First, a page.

Hard Water And Sediment Can Damage Your Water Heater Unless Your Heater Is Flushed Regularly

A water heater is an important part of a residential plumbing system. It would be very inconvenient to live without hot water. Although you depend on the heater every day, you may not give much thought to its maintenance. Flushing out the heater regularly is a good practice.

If you don't feel comfortable doing the job yourself, you can call a plumber to flush the heater and check the safety valves too. Here's why flushing the water tank is important.

Flushing Gets Rid Of Sediment

Sediment collects in your water tank over time. The amount of minerals in your water determines how often your tank needs to be flushed out. Hard water can damage all parts of a residential plumbing system, including a water heater.

You can combat hard water by having your plumber install a water softener that removes minerals. Otherwise, the minerals need to be flushed out regularly. Doing this process annually is a good pattern to establish, but you may need to flush the tank more often or less often.

Another type of sediment that builds up in the tank is from particulates like sand and rust in your water, as might happen if you have well water. You can reduce the number of particulates by having your plumber install a filter in the plumbing system before the water reaches the water heater tank.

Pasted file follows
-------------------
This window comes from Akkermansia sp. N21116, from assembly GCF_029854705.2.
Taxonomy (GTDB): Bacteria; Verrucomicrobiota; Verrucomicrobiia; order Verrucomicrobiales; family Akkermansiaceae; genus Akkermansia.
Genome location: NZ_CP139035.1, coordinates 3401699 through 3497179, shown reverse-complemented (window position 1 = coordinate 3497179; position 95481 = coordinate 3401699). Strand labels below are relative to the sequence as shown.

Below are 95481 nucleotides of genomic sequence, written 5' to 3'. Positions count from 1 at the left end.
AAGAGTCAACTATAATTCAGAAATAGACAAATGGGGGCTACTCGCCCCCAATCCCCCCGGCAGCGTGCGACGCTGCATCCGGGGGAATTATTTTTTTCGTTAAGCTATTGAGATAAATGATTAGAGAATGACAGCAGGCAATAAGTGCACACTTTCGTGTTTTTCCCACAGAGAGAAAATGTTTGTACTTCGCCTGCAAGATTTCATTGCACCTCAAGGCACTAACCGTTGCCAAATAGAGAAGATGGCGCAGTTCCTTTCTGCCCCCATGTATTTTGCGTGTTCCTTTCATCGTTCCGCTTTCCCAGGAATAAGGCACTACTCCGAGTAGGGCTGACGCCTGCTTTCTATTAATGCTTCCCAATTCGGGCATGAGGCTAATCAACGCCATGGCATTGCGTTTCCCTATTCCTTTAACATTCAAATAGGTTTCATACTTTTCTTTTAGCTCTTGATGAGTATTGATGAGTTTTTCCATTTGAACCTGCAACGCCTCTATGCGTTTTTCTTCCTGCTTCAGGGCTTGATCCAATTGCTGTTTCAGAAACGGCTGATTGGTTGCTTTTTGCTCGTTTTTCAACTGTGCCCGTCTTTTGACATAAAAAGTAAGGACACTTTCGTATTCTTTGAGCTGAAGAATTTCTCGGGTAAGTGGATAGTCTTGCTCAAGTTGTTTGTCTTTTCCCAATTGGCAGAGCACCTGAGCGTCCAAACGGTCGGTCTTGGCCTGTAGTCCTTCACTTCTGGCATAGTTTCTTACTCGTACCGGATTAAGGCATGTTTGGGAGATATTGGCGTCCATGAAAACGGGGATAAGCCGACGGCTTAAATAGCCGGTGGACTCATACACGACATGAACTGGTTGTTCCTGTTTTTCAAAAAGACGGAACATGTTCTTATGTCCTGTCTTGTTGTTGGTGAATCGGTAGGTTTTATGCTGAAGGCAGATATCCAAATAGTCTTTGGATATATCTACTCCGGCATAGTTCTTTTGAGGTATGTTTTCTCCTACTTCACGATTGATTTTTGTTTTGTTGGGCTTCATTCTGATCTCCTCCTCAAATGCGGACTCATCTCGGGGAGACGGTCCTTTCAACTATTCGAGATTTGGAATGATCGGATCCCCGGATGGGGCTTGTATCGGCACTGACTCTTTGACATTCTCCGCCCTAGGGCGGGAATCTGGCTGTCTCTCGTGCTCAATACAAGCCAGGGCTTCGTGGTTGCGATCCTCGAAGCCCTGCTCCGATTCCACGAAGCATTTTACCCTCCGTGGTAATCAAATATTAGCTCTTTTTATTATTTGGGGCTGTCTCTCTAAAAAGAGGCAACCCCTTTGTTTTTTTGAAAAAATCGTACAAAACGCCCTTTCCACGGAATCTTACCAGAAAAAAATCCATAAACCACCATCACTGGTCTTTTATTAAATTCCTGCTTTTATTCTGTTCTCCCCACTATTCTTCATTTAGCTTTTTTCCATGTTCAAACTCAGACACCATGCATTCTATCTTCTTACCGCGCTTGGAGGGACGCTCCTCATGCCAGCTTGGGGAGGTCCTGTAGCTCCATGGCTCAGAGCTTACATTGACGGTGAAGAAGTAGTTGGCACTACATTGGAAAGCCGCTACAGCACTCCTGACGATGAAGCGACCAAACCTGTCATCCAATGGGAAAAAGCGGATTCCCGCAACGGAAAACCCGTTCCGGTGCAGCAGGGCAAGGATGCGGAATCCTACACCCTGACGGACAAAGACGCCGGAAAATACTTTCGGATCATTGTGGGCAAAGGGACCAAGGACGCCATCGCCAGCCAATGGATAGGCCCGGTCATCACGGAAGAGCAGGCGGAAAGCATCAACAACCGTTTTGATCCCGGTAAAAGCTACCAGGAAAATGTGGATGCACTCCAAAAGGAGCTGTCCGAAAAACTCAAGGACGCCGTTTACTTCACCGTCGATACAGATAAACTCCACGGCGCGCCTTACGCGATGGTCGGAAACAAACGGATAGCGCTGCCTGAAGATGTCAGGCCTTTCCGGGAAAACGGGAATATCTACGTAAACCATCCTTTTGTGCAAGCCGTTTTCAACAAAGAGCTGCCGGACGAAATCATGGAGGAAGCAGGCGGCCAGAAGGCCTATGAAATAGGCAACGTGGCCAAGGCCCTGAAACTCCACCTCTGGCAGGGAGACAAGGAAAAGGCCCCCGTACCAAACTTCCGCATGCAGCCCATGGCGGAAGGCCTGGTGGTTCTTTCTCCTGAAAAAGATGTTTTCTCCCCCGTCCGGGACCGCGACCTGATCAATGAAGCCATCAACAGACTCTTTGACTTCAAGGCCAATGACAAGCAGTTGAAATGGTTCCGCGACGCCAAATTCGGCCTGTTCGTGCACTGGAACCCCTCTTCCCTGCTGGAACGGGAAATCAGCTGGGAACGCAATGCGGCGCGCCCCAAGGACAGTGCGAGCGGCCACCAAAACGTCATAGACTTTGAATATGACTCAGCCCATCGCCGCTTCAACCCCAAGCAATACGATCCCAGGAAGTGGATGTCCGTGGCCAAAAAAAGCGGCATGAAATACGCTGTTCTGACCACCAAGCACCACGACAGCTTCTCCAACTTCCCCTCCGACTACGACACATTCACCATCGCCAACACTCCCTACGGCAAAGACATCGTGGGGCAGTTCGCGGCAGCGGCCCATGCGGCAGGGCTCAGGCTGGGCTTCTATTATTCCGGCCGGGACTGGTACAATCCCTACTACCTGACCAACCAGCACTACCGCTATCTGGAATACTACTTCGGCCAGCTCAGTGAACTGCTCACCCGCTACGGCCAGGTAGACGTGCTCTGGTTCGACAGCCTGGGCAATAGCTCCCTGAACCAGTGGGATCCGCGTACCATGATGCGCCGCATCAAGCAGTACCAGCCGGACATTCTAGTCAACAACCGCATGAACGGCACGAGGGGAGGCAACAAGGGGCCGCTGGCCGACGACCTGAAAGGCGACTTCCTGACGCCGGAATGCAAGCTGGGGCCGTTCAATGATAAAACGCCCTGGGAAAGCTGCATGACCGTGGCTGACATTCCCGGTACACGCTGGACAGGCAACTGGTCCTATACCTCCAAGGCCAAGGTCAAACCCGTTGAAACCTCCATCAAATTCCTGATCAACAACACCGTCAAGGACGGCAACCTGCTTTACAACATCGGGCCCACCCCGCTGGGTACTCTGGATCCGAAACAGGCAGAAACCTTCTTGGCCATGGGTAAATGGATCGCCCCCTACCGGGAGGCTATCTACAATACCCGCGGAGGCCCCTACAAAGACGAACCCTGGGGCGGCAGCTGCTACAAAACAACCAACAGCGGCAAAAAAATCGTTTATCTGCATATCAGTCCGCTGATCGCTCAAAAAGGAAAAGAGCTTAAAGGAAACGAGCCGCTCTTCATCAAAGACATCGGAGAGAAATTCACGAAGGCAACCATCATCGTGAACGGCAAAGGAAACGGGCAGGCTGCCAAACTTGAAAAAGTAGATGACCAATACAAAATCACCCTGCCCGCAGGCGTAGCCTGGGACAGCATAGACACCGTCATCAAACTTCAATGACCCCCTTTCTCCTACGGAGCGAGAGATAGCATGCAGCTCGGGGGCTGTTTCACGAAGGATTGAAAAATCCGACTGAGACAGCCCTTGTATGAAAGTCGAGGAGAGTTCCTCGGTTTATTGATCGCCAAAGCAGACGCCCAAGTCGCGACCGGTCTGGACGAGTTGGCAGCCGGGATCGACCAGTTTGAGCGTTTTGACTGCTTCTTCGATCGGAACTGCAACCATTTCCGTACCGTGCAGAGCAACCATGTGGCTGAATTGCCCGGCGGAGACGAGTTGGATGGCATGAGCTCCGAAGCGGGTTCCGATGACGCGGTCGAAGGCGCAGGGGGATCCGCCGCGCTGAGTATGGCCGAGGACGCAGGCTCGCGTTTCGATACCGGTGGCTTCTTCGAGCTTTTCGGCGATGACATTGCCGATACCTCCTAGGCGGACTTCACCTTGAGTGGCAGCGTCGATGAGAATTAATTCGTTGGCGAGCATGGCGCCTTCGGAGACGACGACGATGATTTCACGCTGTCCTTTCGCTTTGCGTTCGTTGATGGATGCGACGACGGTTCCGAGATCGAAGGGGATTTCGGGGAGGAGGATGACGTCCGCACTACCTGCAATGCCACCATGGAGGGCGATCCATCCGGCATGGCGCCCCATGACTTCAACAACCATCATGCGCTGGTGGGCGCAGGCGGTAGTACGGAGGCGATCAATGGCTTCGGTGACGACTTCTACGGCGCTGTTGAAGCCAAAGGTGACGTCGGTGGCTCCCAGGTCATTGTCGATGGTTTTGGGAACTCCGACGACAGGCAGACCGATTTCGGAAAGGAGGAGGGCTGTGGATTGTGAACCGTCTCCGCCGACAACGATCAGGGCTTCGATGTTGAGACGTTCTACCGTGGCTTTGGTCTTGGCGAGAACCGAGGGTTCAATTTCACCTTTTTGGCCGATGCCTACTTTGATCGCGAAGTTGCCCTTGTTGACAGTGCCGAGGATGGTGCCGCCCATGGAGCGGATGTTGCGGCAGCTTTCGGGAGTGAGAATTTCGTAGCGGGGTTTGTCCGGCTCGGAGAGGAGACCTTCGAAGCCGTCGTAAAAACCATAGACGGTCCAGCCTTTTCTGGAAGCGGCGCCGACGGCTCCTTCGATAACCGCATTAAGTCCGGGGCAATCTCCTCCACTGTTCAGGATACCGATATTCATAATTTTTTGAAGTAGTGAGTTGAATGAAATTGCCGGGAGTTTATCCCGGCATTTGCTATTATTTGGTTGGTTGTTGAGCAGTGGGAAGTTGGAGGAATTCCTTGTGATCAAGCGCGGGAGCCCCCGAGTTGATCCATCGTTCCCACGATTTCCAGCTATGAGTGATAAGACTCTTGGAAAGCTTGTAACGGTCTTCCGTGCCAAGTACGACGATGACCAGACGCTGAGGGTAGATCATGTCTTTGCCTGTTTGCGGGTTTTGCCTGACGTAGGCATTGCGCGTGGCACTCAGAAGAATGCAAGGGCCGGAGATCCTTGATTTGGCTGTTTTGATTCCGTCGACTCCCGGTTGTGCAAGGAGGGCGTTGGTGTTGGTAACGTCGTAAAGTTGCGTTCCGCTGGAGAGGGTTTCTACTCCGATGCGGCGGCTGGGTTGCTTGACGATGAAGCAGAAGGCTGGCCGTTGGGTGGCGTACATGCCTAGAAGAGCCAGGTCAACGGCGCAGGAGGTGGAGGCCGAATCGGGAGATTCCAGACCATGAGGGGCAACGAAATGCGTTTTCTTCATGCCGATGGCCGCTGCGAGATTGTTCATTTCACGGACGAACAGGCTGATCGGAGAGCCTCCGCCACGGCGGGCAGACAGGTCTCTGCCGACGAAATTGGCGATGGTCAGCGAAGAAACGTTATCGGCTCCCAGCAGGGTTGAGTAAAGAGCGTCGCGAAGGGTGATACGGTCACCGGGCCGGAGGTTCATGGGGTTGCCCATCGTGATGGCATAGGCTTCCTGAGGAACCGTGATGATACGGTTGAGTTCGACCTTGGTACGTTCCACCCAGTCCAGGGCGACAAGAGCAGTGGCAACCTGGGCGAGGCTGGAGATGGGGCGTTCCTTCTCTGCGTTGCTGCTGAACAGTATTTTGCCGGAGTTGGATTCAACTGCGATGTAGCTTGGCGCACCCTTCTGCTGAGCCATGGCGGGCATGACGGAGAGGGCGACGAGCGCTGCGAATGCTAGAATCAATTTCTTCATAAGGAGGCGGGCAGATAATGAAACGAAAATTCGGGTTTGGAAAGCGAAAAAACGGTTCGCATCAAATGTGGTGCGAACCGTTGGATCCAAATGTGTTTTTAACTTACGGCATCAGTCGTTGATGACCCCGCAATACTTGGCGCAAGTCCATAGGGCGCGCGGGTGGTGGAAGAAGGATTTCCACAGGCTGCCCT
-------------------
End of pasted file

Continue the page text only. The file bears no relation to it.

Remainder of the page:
Less Sediment Helps Your Heater Be More Efficient

When sediment builds up in your water heater, the heating element may not be able to heat your water as easily. This could cause your heater to run longer and that can drive up your power bill.

Once the sediment is flushed out, your water should heat up quicker and your heater may run less often. Plus, you may eliminate annoying noises made by sediment hitting the sides of the tank.

Maintaining The Water Heater Could Prolong Its Life

When sediment builds up, your water heater can malfunction. When your water doesn't get hot, you'll need to call a plumber to make repairs. This leads to increased operating costs for your heater, and it may eventually lead to a shorter lifespan.

A plumbing contractor can clean out your tank and service the safety valves and other parts if needed so your heater lasts as long as possible. At some point, the heater will reach the end of its lifespan and need to be replaced.

When that happens you may want to talk to a plumbing contractor about having a tankless water heater installed. Although a tankless heater doesn't have a tank that holds water, sediment and scale can still collect in the coils. You'll still need to flush out a tankless water heater or it might malfunction too. Contact a residential plumbing contractor for more information.


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